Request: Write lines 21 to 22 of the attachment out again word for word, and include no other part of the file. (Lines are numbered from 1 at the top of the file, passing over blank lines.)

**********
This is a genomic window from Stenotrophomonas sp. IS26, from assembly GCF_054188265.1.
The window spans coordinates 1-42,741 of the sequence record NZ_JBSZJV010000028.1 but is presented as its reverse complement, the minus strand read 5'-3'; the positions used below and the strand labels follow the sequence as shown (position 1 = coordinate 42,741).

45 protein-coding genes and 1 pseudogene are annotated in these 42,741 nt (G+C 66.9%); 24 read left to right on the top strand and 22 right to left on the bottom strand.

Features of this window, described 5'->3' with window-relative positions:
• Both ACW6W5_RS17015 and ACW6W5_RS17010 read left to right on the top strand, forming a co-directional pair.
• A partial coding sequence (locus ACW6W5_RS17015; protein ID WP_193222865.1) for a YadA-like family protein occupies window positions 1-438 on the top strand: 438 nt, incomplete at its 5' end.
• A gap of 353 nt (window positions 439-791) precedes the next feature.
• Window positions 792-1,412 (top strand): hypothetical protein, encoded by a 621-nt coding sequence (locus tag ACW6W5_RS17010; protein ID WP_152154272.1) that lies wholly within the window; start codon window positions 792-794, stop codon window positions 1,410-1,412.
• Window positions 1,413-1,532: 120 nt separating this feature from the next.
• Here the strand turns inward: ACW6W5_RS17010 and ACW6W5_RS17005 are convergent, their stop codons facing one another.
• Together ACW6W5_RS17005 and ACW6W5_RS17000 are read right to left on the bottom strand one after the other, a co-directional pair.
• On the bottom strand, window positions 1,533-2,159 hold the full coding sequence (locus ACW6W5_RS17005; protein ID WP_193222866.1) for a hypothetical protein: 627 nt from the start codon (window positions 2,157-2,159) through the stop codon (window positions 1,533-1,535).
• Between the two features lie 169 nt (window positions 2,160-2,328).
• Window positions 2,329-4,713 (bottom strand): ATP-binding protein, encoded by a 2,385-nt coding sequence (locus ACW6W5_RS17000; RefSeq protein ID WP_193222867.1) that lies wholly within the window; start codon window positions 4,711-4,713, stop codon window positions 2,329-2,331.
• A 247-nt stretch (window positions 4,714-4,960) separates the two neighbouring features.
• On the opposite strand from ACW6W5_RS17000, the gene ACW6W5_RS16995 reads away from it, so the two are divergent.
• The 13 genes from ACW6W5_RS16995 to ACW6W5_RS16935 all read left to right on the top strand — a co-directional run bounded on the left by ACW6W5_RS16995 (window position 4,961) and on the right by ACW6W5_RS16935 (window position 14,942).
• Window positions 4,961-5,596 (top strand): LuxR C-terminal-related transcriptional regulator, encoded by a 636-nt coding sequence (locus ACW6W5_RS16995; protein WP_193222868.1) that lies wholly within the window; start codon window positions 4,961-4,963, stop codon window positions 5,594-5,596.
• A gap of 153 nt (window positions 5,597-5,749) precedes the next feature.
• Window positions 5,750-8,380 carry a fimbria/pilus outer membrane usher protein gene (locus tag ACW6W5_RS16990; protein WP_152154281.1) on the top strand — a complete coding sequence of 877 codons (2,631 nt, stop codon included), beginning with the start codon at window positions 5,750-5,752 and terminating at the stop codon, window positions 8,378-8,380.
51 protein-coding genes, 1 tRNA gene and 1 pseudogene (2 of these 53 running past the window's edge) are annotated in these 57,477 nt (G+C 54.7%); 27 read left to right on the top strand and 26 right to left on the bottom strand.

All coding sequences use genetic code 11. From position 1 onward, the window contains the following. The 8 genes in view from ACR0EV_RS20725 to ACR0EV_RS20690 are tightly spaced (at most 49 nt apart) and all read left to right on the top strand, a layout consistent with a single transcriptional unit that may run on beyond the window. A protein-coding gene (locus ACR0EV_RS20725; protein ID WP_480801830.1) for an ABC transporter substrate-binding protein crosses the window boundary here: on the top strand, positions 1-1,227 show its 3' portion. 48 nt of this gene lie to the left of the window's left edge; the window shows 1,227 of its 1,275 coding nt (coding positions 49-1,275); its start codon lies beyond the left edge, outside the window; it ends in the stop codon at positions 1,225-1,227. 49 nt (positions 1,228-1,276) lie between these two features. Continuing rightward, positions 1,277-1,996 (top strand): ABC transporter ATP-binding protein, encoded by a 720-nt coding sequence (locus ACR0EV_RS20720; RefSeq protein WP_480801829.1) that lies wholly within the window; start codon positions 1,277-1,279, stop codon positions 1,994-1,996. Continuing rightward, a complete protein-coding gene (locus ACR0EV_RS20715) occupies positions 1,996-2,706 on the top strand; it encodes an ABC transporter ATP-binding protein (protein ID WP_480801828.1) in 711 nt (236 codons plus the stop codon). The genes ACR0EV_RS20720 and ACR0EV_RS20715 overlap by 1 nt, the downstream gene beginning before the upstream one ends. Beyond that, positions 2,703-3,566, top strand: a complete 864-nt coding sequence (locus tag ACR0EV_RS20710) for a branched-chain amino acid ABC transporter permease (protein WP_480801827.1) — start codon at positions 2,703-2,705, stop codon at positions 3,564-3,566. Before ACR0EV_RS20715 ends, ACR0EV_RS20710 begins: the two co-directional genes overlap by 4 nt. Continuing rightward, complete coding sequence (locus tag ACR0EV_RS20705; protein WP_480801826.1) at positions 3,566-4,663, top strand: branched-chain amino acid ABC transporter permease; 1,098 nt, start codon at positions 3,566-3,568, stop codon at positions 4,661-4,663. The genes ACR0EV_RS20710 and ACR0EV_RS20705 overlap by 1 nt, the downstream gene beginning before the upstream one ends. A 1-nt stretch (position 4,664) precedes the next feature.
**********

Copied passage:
51 protein-coding genes, 1 tRNA gene and 1 pseudogene (2 of these 53 running past the window's edge) are annotated in these 57,477 nt (G+C 54.7%); 27 read left to right on the top strand and 26 right to left on the bottom strand.

All coding sequences use genetic code 11. From position 1 onward, the window contains the following. The 8 genes in view from ACR0EV_RS20725 to ACR0EV_RS20690 are tightly spaced (at most 49 nt apart) and all read left to right on the top strand, a layout consistent with a single transcriptional unit that may run on beyond the window. A protein-coding gene (locus ACR0EV_RS20725; protein ID WP_480801830.1) for an ABC transporter substrate-binding protein crosses the window boundary here: on the top strand, positions 1-1,227 show its 3' portion. 48 nt of this gene lie to the left of the window's left edge; the window shows 1,227 of its 1,275 coding nt (coding positions 49-1,275); its start codon lies beyond the left edge, outside the window; it ends in the stop codon at positions 1,225-1,227. 49 nt (positions 1,228-1,276) lie between these two features. Continuing rightward, positions 1,277-1,996 (top strand): ABC transporter ATP-binding protein, encoded by a 720-nt coding sequence (locus ACR0EV_RS20720; RefSeq protein WP_480801829.1) that lies wholly within the window; start codon positions 1,277-1,279, stop codon positions 1,994-1,996. Continuing rightward, a complete protein-coding gene (locus ACR0EV_RS20715) occupies positions 1,996-2,706 on the top strand; it encodes an ABC transporter ATP-binding protein (protein ID WP_480801828.1) in 711 nt (236 codons plus the stop codon). The genes ACR0EV_RS20720 and ACR0EV_RS20715 overlap by 1 nt, the downstream gene beginning before the upstream one ends. Beyond that, positions 2,703-3,566, top strand: a complete 864-nt coding sequence (locus tag ACR0EV_RS20710) for a branched-chain amino acid ABC transporter permease (protein WP_480801827.1) — start codon at positions 2,703-2,705, stop codon at positions 3,564-3,566. Before ACR0EV_RS20715 ends, ACR0EV_RS20710 begins: the two co-directional genes overlap by 4 nt. Continuing rightward, complete coding sequence (locus tag ACR0EV_RS20705; protein WP_480801826.1) at positions 3,566-4,663, top strand: branched-chain amino acid ABC transporter permease; 1,098 nt, start codon at positions 3,566-3,568, stop codon at positions 4,661-4,663. The genes ACR0EV_RS20710 and ACR0EV_RS20705 overlap by 1 nt, the downstream gene beginning before the upstream one ends. A 1-nt stretch (position 4,664) precedes the next feature.